Saturday February 20, 2010
About a Girl Joanne Horniman Allen & Unwin, $17.99 JOANNE Horniman's latest book for young adults is a small, pensive novel about two girls in love. The narrator, Anna, has a passion for literature and works at a bookstore. Anna is isolated and new to Sydney. When she meets Flynn, a musician, she becomes infatuated, and an ecstatic but short-lived affair ensues. Anna is an open book €” taking us on a nostalgic journey into her own childhood in Canberra. But Flynn hides a secret that will end their budding romance. About a Girl captures the ephemeral, transient qualities of young love. The prose is terse but evocative (though the literary references may elude younger readers) and the characters are realistic, particularly the depiction of teen sexuality. It's an accessible book pervaded by a gentle but insistent sense of elegy.Wake Robert J. Sawyer Gollancz, $32.99 HARD sci-fi fans will be familiar with prolific Canadian author Robert J. Sawyer. In Wake, he continues the Asimovian tradition of drawing upon the latest science to illuminate fundamental philosophical questions underpinning human existence. Caitlin Decter is a teen genius, blind from birth. A visual implant connected to the web allows her to see not the physical world but the vast flow of information embodied by the internet. It is here that Caitlin witnesses the first stirrings of a new consciousness, a webmind, and resolves to help it learn. Meanwhile, a virus has decimated parts of rural China and the authorities have resorted to culling those at risk to prevent it spreading further. A further subplot sees a hybrid chimpanzee €” capable of creating representational art €” whose fate lies in the hands of rival scientists. Sawyer's scientific ideas are the main attraction; his characters and narrative serve merely as expository tools and can be clumsily drawn.The Wife's Tale Lori Lansens Virago, $29.99 THE Wife's Tale delves into the world of the comfort eater. Its heroine, Mary Gooch, works at a drugstore in provincial Ontario. She weighs more than 136 kilograms. On the eve of her 25th wedding anniversary, her husband €” known simply as Gooch €” vanishes, leaving only an account with $25,000. It's an act of desertion that sends Mary straight to the fridge, a habit sparked by a tragedy long ago and now a deeply ingrained response to anxiety. Unworldly, naive and morbidly obese, Mary travels to California in search of her husband, and finds herself on a journey that will force her to confront her addiction. If Lori Lansens creates a memorable protagonist, the character development doesn't do her justice. Regrettably, both the novel's prose and Mary's credibility are undermined by vacant slogans of personal empowerment and strident self-help platitudes.PICK OF THE WEEKBeautiful as Yesterday Fan Wu Picador, $32.99 IN HER second novel, Beautiful as Yesterday, Fan Wu focuses an intimate lens on a Chinese-American family. Sisters Mary and Ingrid Chang live on opposite sides of the US and lead very different lives. Mary resides in suburban California. An IT professional, devoted churchgoer and mother, her orderliness hides rising resentment at her husband's long working hours, as well as a legacy of grievances from her family life in China. Ingrid leads a more bohemian lifestyle, a freelance translator who drifts from New York to wherever the wind takes her. When their elderly mother Wang Fenglan arrives from China, the estranged sisters are forced into an awkward reunion, and long-buried secrets emerge. Beautiful as Yesterday is a quiet and luminous novel that eschews melodrama, generating momentum through the texture of quotidian events and small but telling observations of character.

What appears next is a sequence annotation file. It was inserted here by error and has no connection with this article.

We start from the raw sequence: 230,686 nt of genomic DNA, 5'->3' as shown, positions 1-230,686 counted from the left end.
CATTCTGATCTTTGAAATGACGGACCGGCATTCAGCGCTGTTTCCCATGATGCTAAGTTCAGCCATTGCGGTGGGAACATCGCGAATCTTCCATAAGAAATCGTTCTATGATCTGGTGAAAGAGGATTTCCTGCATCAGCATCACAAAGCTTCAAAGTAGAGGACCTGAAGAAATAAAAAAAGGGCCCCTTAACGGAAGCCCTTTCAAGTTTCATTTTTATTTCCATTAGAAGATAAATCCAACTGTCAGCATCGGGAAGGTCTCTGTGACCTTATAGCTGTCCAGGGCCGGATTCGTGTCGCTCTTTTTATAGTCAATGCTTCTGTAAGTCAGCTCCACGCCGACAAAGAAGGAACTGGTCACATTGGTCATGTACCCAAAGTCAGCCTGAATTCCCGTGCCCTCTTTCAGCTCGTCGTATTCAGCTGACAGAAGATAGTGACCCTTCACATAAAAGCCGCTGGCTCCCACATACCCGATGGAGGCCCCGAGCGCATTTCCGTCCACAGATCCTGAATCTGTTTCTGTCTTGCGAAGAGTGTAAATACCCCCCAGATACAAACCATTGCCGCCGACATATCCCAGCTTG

- February